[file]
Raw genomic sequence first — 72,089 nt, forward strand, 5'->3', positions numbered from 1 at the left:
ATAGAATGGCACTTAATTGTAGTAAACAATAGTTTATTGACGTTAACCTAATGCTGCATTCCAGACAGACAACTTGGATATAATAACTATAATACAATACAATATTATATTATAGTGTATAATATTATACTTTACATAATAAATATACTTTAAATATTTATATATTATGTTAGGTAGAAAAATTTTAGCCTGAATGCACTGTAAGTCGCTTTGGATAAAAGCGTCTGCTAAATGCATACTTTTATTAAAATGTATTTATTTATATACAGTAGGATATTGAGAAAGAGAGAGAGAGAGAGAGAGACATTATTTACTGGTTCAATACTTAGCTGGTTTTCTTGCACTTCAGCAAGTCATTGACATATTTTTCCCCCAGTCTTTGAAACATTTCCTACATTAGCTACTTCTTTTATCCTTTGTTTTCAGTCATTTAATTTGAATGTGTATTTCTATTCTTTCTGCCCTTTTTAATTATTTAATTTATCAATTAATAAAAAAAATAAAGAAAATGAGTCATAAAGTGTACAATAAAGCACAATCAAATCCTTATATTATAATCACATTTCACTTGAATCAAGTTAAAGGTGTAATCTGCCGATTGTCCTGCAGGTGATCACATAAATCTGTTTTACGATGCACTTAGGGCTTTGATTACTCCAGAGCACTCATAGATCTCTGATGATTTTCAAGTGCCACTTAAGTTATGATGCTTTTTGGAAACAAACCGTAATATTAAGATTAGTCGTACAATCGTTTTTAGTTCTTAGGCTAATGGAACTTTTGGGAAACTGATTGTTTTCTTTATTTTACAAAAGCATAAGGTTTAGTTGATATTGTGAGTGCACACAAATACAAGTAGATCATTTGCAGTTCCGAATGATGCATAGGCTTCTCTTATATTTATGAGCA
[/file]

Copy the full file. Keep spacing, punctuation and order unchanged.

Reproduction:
Raw genomic sequence first — 72,089 nt, forward strand, 5'->3', positions numbered from 1 at the left:
ATAGAATGGCACTTAATTGTAGTAAACAATAGTTTATTGACGTTAACCTAATGCTGCATTCCAGACAGACAACTTGGATATAATAACTATAATACAATACAATATTATATTATAGTGTATAATATTATACTTTACATAATAAATATACTTTAAATATTTATATATTATGTTAGGTAGAAAAATTTTAGCCTGAATGCACTGTAAGTCGCTTTGGATAAAAGCGTCTGCTAAATGCATACTTTTATTAAAATGTATTTATTTATATACAGTAGGATATTGAGAAAGAGAGAGAGAGAGAGAGAGACATTATTTACTGGTTCAATACTTAGCTGGTTTTCTTGCACTTCAGCAAGTCATTGACATATTTTTCCCCCAGTCTTTGAAACATTTCCTACATTAGCTACTTCTTTTATCCTTTGTTTTCAGTCATTTAATTTGAATGTGTATTTCTATTCTTTCTGCCCTTTTTAATTATTTAATTTATCAATTAATAAAAAAAATAAAGAAAATGAGTCATAAAGTGTACAATAAAGCACAATCAAATCCTTATATTATAATCACATTTCACTTGAATCAAGTTAAAGGTGTAATCTGCCGATTGTCCTGCAGGTGATCACATAAATCTGTTTTACGATGCACTTAGGGCTTTGATTACTCCAGAGCACTCATAGATCTCTGATGATTTTCAAGTGCCACTTAAGTTATGATGCTTTTTGGAAACAAACCGTAATATTAAGATTAGTCGTACAATCGTTTTTAGTTCTTAGGCTAATGGAACTTTTGGGAAACTGATTGTTTTCTTTATTTTACAAAAGCATAAGGTTTAGTTGATATTGTGAGTGCACACAAATACAAGTAGATCATTTGCAGTTCCGAATGATGCATAGGCTTCTCTTATATTTATGAGCA